I thinking about going for pizza, 5700 block of North Broadway and some somehow finding my way over to Bagley and having a couple of taco's at Lupita's. But other then that... If your birthday happens to be on the 25th...

Kind of my 2008 US tour.

Tuesday, October 21, 2008

Live Concert - Revisited

So, this was bound to happen. The concert where I played the bass is now on you tube... forever, check it out:

This is not really is chronological order, but close enough.
Keep in mind, this is the third time I played the bass, about 5 hours in. I'm still learning how to play and dance.
For the song 'man who sold the world' I'm a little out of tune. This song is really difficult, so many notes. But I think I also wanted to hear bass better as I was playing this song too. I also keep facing away from everyone because I was trying to watch Noe on guitar, to get an idea of where I should be playing.

Above, this was towards the end of the night. 'Would' is a really fun song to play, although you can't really see, I was all over the place, dancing around and looking professional. Instrumental at the end, not bad.
Only in Nagoya!

Sunday, October 19, 2008

Drinking Ban on Public Transport

This is a response to a friend from Chicago's blog, Matt, early 2007 he moved to London. Back in May, London put an end to drinking on public transit, which lead to this post: Drinking Ban on Public Transport.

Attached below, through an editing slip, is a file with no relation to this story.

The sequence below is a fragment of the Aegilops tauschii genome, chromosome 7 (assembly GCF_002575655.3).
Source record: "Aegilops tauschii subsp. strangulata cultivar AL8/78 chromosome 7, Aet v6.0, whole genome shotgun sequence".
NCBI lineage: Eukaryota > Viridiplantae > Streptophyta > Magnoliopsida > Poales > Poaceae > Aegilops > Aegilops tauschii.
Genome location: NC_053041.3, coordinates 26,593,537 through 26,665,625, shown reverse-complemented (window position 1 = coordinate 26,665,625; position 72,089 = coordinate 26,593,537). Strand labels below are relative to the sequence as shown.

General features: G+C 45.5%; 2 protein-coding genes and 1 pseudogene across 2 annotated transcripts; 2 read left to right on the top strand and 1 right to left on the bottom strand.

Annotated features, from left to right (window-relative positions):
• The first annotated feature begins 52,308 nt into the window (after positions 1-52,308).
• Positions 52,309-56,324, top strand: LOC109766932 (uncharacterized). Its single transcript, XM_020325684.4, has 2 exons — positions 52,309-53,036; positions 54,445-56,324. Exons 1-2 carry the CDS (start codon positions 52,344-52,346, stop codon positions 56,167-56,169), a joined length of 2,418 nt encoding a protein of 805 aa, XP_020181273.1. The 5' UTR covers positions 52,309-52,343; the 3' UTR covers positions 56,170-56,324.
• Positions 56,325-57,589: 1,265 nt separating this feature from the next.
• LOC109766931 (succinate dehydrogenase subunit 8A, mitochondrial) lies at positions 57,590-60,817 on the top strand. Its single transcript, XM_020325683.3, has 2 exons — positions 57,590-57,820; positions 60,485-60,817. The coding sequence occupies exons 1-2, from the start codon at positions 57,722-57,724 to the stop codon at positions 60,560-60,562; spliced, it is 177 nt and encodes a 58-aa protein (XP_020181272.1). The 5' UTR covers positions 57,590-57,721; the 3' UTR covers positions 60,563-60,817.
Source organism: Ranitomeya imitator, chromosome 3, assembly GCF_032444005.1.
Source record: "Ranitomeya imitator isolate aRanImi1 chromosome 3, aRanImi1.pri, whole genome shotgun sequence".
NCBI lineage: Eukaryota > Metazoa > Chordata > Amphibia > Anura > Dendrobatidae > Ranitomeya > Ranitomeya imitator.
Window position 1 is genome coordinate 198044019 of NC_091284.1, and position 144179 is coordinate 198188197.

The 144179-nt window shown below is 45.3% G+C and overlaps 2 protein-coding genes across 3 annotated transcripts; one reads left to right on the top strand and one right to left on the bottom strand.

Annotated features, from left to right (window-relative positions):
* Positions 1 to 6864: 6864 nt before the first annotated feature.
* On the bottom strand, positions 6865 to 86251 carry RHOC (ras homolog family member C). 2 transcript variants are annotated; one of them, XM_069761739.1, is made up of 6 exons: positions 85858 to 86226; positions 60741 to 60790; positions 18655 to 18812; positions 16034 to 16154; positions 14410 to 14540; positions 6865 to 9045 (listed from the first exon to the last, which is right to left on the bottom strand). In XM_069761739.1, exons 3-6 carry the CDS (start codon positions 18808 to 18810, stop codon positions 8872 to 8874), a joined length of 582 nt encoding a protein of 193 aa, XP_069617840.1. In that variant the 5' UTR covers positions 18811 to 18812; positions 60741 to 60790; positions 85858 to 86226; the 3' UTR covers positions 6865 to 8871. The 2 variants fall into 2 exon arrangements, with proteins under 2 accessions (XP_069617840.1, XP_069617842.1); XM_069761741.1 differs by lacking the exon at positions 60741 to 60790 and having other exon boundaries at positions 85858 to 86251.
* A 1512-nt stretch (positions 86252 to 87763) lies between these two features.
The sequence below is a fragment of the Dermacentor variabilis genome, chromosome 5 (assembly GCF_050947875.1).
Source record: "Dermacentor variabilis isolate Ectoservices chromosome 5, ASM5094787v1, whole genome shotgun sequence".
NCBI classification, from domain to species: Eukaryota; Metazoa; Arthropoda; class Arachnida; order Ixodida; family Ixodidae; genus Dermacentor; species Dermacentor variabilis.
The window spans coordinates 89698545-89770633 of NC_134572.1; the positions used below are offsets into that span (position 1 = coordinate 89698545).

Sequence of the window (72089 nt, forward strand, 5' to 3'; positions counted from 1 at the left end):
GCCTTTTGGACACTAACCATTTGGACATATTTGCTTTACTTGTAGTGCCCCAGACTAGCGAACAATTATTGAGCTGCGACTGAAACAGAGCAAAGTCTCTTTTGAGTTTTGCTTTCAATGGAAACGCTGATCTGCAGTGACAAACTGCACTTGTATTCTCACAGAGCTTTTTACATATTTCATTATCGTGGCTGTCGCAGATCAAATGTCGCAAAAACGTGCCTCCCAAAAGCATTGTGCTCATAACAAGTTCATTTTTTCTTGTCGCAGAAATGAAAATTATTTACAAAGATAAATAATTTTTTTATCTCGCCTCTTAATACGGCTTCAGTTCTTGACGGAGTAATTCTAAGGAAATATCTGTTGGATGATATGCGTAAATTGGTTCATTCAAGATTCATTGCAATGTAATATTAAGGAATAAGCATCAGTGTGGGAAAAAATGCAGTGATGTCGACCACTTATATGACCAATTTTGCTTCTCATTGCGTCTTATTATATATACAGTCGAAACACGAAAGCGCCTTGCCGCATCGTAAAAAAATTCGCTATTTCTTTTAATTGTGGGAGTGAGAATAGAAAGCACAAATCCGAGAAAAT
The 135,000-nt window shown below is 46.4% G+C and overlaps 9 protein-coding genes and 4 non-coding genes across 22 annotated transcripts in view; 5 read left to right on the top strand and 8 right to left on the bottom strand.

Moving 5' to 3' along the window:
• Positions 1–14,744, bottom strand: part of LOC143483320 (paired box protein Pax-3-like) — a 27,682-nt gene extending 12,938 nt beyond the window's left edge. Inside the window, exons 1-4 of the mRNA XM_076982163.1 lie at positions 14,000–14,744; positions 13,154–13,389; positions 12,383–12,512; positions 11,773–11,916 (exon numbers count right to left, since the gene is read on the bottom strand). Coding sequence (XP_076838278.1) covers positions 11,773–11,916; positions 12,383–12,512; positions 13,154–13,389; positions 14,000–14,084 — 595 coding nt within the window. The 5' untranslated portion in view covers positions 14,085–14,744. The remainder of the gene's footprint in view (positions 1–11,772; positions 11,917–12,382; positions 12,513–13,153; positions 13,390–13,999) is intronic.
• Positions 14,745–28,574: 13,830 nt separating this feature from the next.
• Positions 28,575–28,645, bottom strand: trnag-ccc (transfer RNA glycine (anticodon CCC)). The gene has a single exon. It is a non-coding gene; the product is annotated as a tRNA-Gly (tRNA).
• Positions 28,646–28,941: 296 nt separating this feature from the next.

Even though the post and how the residents of London reacted was really funny, I still thought to myself, "man, that sucks." So, in response to Matt's blog, I just wanted to let everyone know, everything is okay in Japan. Laws here, still logical. Most train stations in Japan have little platform stores or something near by that makes it really easy to pick up a beer or sake for the trip home.Sometimes, a train beer, on Friday is really nice. Something you are not suppose to do on a train, epically the Shinkansen bullet train is talk on a cell phone. Not because it is illegal, just that it is seen as being really rude. On the Shinkansen, a voice comes over the PA and reminds to make sure your phone is set to manner mode. So, look at this guy:On the Shinkansen, not sitting in his chair, having a conversation on his phone while trying to hide it behind his hand. What a punk.

Wednesday, October 15, 2008

Moving to Nagoya... New Apartment

I have room for you to visit.

Of the 7 apartments I checked out, I have picked this one:It is located near the JR station Chikusa, which makes getting to work kind of easy. But it is also near three subway stations, a bunch of really cool neighborhoods, restaurants and bars.Above is the living room and kitchen.It is also on the seventh floor which is the penthouse. The balcony is huge, there are some hooks for hanging laundry and a garden for growing vegetables and herbs.Here is the best part, here is the first Tatami room.And here is the second Tatami room, so Japanese! A Tatami room is a traditional Japanese style room which are kind of multipurpose. You can sleep on futons, have tea or dinner, or simply entertain in here. I will have to figure this out later.Here is the bathroom. When the person showing me the property and I walked into here, she said "wow this place is huge, even you could fit in the tub."